Don't BURN .ISO files, Just Access It

Wednesday, August 29, 2012
Author Arimi Sidek Category , , , , , , , , , , , , , , , , , , ,

So you  downloaded a CD / DVD image from the internet. Or you copied a CD / DVD Image somewhere from your friend's external disk.


Then your friend said something about 'burning it' unto a blank CD / DVD. There you read ages ago that in order to burn an image, you need to have a CD / DVD burner or RW Drive.

Yeah thats right.

That a file started with .ISO extension is infact a CD / DVD image. It is an International Standard Organization format for making a working CD/DVD , an  ISO9660 file to be exact. It is a half finished product by the way. Everything IS inside the file, but to access it you first need to transfer the whole image unto a blanks CD / DVD. It is slightly different from a mere copying. If you just copying an ISO file unto a CD / DVD, it will be still an ISO file there, like before you copy it. So burn, not copying it.

And dammit, there your problem is. All you have with is a cheap netbook without a CD / DVD drive. If you wanna burn some files without a proper drive, you definitely gotta find a lighter!

Just kidding. It is actually possible to simply access the file without burning it.

A Microsoft Windows user (WinXP/Vista/7) can still access the file content inside the ISO file like the normal CD / DVD via third party virtual drive software such as PowerISO. This software create a fake 'D or E' CD / DVD ROM drive in 'My Computer' and by following the instruction, you can 'mount and unmount' the ISO file like 'insert or eject' the real CD / DVD.  Grab the PowerIso from this location.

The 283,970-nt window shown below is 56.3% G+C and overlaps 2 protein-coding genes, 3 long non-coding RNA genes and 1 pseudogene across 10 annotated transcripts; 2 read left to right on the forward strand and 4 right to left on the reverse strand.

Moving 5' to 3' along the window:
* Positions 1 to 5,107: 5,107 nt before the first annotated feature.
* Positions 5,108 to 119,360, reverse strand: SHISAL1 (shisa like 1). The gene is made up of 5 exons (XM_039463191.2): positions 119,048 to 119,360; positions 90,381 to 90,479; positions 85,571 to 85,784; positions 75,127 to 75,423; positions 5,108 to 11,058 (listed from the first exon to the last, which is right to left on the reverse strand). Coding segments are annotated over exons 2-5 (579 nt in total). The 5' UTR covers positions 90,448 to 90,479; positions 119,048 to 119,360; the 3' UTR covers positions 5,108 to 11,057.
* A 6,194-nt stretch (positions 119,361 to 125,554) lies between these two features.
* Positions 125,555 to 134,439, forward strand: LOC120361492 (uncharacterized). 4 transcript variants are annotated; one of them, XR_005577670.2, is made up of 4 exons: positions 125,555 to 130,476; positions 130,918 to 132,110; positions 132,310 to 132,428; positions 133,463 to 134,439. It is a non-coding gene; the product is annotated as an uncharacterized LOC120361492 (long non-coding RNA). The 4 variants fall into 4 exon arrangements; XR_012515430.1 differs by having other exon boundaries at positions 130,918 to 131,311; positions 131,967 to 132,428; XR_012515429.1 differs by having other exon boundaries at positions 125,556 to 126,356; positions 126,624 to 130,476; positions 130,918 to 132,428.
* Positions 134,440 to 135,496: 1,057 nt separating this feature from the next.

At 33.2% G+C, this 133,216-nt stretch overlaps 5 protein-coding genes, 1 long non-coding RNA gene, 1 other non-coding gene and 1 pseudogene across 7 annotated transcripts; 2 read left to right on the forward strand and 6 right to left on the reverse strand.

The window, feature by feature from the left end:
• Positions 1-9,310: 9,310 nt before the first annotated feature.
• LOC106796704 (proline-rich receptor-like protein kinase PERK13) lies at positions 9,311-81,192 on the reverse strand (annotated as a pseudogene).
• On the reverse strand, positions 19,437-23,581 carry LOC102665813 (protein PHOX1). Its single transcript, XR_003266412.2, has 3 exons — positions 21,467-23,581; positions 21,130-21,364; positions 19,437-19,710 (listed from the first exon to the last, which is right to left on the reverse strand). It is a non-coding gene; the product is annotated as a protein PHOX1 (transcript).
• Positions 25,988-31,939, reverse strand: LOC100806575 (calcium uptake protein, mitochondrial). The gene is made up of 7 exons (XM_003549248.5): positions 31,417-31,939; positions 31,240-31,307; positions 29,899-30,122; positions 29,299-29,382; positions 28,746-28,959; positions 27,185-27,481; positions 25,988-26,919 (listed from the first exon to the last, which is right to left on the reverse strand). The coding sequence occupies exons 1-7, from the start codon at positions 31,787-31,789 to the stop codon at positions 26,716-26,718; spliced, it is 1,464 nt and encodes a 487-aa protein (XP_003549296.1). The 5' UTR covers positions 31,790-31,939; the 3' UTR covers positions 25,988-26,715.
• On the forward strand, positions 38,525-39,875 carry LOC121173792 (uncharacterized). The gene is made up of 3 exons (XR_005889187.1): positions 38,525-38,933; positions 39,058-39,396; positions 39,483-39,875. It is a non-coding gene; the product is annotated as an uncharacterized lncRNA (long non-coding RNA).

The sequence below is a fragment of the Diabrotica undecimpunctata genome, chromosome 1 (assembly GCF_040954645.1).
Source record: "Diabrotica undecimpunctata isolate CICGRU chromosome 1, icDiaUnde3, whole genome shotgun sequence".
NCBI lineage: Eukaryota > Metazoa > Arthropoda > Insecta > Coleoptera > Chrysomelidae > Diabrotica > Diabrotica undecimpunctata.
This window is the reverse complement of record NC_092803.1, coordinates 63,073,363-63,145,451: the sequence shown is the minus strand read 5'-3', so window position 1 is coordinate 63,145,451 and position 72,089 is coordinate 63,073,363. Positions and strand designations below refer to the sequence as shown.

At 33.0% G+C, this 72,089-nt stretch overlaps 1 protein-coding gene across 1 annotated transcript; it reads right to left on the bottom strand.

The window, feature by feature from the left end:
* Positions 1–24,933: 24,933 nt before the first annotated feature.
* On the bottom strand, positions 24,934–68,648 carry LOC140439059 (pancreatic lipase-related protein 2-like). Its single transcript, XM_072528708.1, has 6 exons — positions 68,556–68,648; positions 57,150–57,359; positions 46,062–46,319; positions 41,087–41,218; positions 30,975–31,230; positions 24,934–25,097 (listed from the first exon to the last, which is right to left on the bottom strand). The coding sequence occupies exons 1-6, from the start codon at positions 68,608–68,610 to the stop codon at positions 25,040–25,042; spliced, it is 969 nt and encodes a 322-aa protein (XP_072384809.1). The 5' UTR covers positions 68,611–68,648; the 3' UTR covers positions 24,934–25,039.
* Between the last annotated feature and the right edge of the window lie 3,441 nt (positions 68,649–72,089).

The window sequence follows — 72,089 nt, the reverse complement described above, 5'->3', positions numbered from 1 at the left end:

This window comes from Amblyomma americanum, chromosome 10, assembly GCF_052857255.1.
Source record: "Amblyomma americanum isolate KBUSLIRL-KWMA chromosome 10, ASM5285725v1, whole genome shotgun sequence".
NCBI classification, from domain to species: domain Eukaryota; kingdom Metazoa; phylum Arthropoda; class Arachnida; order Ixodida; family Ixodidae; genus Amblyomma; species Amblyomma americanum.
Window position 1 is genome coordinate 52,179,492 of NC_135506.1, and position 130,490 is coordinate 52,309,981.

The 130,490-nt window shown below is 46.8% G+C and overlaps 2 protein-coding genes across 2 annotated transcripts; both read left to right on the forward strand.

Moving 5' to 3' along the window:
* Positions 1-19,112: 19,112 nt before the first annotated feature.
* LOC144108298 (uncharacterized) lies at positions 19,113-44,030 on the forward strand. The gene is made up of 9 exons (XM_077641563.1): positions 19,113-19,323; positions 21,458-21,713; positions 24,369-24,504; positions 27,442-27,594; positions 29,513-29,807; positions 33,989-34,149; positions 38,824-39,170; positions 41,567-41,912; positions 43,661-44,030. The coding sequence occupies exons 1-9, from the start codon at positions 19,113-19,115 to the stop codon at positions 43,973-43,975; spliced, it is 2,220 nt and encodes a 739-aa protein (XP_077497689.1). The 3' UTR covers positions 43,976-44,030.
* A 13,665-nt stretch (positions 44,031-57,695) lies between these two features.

Linux users do not need additional software to read the ISO file. Well, they are geeks remember? A geek just get himself an X terminal. Then he issues a su or sudo command or even to become root,  then to type

mkdir cdrom
mount -o loop myimage.iso ./cdrom

Walah, it works everytime. Then browse the 'cdrom' folder in the home folder. Later, when it no longer needed, back to the terminal and type

umount ./cdrom

Thats the geek way, along with a geeky note. If the errors pops up after you type the above commands, then please google it to find the correct one. Because even a geek doesn't have to remember everything.

Err, a less geeky solution for a linux user, please? Just click the ISO file, you may be able to read it straight away.

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